“We’ll never know what was on them or what stories were lost in that fire. But just by sheer luck, Sir Gawain in the Green Knight was spared,” he said.

Alexandra Gillespie, a former English professor at the University of Toronto who has taught on Sir Gawain and The Green Knight, said that the “complex,” “jewel-like” poem — along with other texts from the Pearl Poet — makes rich use of historical Middle English.

Alexandra Gillespie taught a fourth-year capstone seminar on Sir Gawain and the Green Knight at the University of Toronto-Mississauga. (Jackson Weaver/CBC News)

“They are alliterative poems,” she said. “So the first letter of many words in a single line will be the same, though they also have patterns of rhyme and other kinds of meter and they’re really, really intricate.”

The text’s recurring green motif is a symbol of sexuality, fertility, nature and abundance, Gillespie said.

“Green is also the death that encroaches on you, the decay that is always just around the corner,” she said.

Sloan said that much of the poem’s appeal is in its use of language paired with a narrative that can be surprising.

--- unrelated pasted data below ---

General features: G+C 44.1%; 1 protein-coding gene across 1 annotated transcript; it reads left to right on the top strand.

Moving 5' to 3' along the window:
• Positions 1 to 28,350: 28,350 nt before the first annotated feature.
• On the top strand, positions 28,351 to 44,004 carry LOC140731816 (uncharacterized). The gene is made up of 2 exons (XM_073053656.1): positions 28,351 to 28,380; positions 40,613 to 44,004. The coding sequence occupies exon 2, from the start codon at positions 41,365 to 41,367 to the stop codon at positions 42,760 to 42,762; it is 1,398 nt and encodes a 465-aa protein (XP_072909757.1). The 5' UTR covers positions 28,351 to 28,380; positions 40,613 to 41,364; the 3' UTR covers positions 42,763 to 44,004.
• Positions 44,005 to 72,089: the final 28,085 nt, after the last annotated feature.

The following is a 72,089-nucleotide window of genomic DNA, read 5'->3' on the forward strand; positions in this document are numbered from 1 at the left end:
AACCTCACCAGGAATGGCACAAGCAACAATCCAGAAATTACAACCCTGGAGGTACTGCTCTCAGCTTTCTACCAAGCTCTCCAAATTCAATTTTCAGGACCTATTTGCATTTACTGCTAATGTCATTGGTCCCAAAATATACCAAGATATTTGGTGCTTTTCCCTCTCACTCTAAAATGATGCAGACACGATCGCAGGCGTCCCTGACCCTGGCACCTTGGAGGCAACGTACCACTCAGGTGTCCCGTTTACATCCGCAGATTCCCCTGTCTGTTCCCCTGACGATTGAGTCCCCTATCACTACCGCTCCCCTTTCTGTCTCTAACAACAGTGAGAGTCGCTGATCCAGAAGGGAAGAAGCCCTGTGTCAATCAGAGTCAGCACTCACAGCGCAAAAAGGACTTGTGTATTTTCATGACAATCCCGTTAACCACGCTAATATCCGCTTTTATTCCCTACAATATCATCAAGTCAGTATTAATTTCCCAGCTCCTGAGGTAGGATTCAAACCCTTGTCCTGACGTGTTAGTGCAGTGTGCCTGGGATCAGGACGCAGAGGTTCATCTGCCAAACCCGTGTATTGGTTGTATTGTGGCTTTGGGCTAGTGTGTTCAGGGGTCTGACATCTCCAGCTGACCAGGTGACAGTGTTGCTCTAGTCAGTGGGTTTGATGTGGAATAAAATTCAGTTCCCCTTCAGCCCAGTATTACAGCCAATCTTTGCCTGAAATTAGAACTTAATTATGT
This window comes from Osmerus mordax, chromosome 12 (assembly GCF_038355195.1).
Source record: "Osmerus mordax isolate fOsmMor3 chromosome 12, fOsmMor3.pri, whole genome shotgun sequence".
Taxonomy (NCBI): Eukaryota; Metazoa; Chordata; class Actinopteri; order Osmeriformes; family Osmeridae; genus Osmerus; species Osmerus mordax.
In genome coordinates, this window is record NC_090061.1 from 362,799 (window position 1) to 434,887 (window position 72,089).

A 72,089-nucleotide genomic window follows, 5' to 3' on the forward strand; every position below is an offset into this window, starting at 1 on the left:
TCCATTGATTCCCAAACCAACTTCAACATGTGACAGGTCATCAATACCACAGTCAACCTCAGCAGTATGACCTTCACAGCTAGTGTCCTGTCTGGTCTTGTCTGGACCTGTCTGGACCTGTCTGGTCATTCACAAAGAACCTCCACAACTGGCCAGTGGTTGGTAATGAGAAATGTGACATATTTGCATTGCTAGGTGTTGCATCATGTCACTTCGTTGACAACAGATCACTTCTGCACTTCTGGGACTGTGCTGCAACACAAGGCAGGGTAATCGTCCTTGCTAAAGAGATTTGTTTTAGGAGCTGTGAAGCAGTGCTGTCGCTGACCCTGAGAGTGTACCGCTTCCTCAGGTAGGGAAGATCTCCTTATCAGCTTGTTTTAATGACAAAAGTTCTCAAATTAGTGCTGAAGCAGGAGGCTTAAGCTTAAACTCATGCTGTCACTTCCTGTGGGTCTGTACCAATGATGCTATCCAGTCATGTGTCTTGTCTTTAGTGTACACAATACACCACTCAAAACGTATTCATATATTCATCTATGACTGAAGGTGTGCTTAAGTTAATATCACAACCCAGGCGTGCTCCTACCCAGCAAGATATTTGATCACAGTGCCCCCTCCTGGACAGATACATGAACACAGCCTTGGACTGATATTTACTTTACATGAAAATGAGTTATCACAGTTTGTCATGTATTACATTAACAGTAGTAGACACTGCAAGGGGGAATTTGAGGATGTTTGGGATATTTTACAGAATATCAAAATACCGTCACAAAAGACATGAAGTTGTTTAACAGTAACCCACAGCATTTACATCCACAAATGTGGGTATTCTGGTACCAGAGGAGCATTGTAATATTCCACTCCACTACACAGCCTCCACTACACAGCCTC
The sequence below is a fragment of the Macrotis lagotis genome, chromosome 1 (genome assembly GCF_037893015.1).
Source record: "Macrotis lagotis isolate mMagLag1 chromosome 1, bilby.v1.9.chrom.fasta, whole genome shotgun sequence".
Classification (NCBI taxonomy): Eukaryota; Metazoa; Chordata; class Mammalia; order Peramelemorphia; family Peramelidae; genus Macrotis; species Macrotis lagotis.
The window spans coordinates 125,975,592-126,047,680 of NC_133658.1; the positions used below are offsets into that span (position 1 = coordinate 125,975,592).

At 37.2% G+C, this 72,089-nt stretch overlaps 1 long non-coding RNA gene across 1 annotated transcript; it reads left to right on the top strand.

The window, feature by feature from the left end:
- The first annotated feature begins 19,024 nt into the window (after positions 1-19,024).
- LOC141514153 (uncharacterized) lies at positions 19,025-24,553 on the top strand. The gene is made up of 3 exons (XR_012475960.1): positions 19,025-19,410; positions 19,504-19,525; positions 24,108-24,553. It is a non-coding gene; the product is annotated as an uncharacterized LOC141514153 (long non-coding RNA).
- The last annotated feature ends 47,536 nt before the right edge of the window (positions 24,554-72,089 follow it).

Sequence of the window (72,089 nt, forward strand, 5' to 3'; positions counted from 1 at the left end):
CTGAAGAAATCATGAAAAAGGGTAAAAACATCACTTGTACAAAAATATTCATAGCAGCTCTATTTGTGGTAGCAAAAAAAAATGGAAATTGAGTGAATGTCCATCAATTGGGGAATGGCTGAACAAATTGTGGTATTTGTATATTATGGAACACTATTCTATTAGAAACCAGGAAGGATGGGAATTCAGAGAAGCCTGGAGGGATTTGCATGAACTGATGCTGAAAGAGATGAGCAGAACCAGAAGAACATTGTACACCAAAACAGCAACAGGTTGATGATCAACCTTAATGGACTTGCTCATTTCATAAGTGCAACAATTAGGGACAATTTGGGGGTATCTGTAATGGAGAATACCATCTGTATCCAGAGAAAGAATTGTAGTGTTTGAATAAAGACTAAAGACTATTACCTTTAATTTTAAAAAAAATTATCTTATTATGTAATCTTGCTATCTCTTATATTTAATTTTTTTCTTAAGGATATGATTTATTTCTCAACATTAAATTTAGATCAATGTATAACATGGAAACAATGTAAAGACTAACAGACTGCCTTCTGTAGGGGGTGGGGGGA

“I mean, it’s an Arthurian quest, but it’s not like the others,” he said. “I truly believe this is — it’s not like the others. It’s really a special piece of work in history.”

Ripe for pop culture adaptations

On the big screen and beyond, Sir Gawain and the Green Knight has proved to be particularly fruitful source material, with its hero appearing in a range of media.

There’s the 1973 film Gawain and the Green Knight, and its 1984 remake, Sword of the Valiant; there’s a BAFTA-winning 2002 animated short film that shares the poem’s name. There is also a 2008 documentary that explores the hero’s journey and the 2011 television series Camelot features Clive Standen as Gawain.

The 1991 opera Gawain is just one of many stage adaptations. And there’s even the Green Knight-inspired video game, Chronicles of the Sword.

For Sloan, whose yearly readings of the poem draw in viewers from around the world, the film is an opportunity for people to appreciate the centuries-old text.

I hope that when people watch a movie like this and become aware of its source material, it connects them to a time scale that’s a little bit broader than the one we’re often sort of zoomed into and locked into,” he said.

Still, many stories of Arthurian legend have received an underwhelming reception at the box office. 

Most recently, 2017’s King Arthur: Legend of the Sword lost a whopping $153.2 million US for Warner Bros. King Arthur, released in 2004, grossed only $203.6 million US against its $120 million US budget. And Sean Connery’s 1995 film The First Knight was ill-received by audiences and critics. 

So while Lowery takes a risk in adapting The Green Knight, its Arthurian origins could resonate with audiences who are excited by tales of swords and sorcery in the vein of The Lord of the Rings, or even the knight-like superheroes in franchises like the Avengers, Gillespie said.